December 8, 2022
SEOUL – South Korea’s pandemic response authorities proposed on Wednesday to lift the nationwide indoor mask mandate as early as January next year, with plans for policy talks and forums beginning this month.
“As long as conditions (regarding the gravity of coronavirus) are met, (the eased mask rules) will come into effect at least in January, or March at the latest,” Peck Kyong-ran, commissioner of the Korea Disease Control and Prevention Agency, said in a briefing in Seoul Wednesday.
Peck added the new rules will unlikely be applied to all buildings and facilities, so wearing a mask inside would remain in place for high-risk environments such as hospitals and senior care facilities.
The commissioner cited the reduced virulence of a COVID-19 pathogen, with immunity mainly due to vaccinations and infections, and so the reduced possibility of a sharp surge in infections. Over 65 percent of Korea’s population has had three doses of a COVID-19 vaccine.
The remarks came immediately after Interior and Safety Minister Lee Sang-min revealed a final decision over the indoor mask mandate will be made before the end of this year.
The adjustment in the mandate will come with prudence, Lee added, given that coronavirus remains contagious in the nation, with the reproduction number standing above 1 for the past seven weeks. Lee, who chaired the Central Disaster and Safety Countermeasure Headquarters meeting in Seoul Wednesday, said the next meeting on Friday will start working on adjustments to the current rule.
The announcements are in line with indications people may no longer be fined for not wearing a mask indoors in areas such as restaurants, coffee shops and offices, amid disputes over the rule’s efficacy. A violation of the indoor mask mandate is now punishable with a fine of up to 100,000 won ($76).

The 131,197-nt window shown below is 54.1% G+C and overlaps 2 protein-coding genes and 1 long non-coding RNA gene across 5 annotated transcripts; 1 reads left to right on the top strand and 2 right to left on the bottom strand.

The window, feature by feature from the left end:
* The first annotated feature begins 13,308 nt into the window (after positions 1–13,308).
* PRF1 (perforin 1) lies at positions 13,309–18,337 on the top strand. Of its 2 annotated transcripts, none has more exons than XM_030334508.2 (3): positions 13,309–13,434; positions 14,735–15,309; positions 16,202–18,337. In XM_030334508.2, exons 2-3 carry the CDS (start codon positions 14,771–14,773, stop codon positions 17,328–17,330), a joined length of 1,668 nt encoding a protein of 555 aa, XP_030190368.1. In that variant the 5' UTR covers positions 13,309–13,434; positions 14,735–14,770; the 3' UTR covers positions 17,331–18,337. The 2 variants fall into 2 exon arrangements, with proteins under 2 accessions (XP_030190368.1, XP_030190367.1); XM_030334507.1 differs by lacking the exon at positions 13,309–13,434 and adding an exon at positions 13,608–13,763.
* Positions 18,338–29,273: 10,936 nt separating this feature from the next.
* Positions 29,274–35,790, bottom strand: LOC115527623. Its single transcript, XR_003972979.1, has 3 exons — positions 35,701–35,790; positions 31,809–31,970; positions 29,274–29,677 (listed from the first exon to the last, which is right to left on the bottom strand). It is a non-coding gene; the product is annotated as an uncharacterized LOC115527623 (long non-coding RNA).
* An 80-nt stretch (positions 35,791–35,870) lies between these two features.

On Tuesday, Prime Minister Han Duck-soo in a briefing hinted at the eased mask rules, saying that certain conditions suggested by medical experts could be met to lift the mask mandate in January.
Jung Ki-suck, a top medical adviser of the Central Disaster and Safety Countermeasure Headquarters, echoed Han, saying lifting the mask mandate in January “sounds plausible” as he projected Korea will achieve hybrid immunity by then, an apparent U-turn from Monday’s briefing that the premature decision to ease the mask rule could put those at risk in danger.
The indoor mask mandate has been considered one of the last remaining sanitary measures to curb the spread of the virus in Korea.
If the indoor mask mandate is adjusted, it will mark the end of a nationwide rule that has been in place since October 2020 — beginning nine months after the country confirmed its first COVID-19 case.
In April 2022, Korea lifted its social distancing measures, which required shops and restaurants to limit the number of people inside as well as adhere to an early closing time. In May the outdoor mask mandate was removed, then in October the government removed testing and quarantine requirements for those traveling to Korea.
Local governments have sought to make autonomous decisions to ditch the indoor mask mandate over the past few days. South Chungcheong Province, home to 2.1 million people, was the latest to express such intention, while Daejeon city with 1.4 million people is looking to eliminate the mask mandate beginning in January, regardless of the nationwide rules in effect.
Interior Minister Lee, however, downplayed the possibility of a regional disparity in the indoor mask rule, and instead stressed a “uniformity in (COVID-19) preventive measures in the face of what would likely be the last winter wave.”
According to the government, any easing of COVID-19 rules by the provincial and local governments must be done upon consultation with the Central Disaster and Safety Countermeasures Headquarters, while tightening mask rules can be done autonomously.
Meanwhile, the winter cold wave has led to a spike in infections over the past few days. On Wednesday, Korea saw 74,714 new daily cases of COVID-19, with total COVID infections reaching 27.48 million — 53 percent of the population — and the death toll reaching 30,847.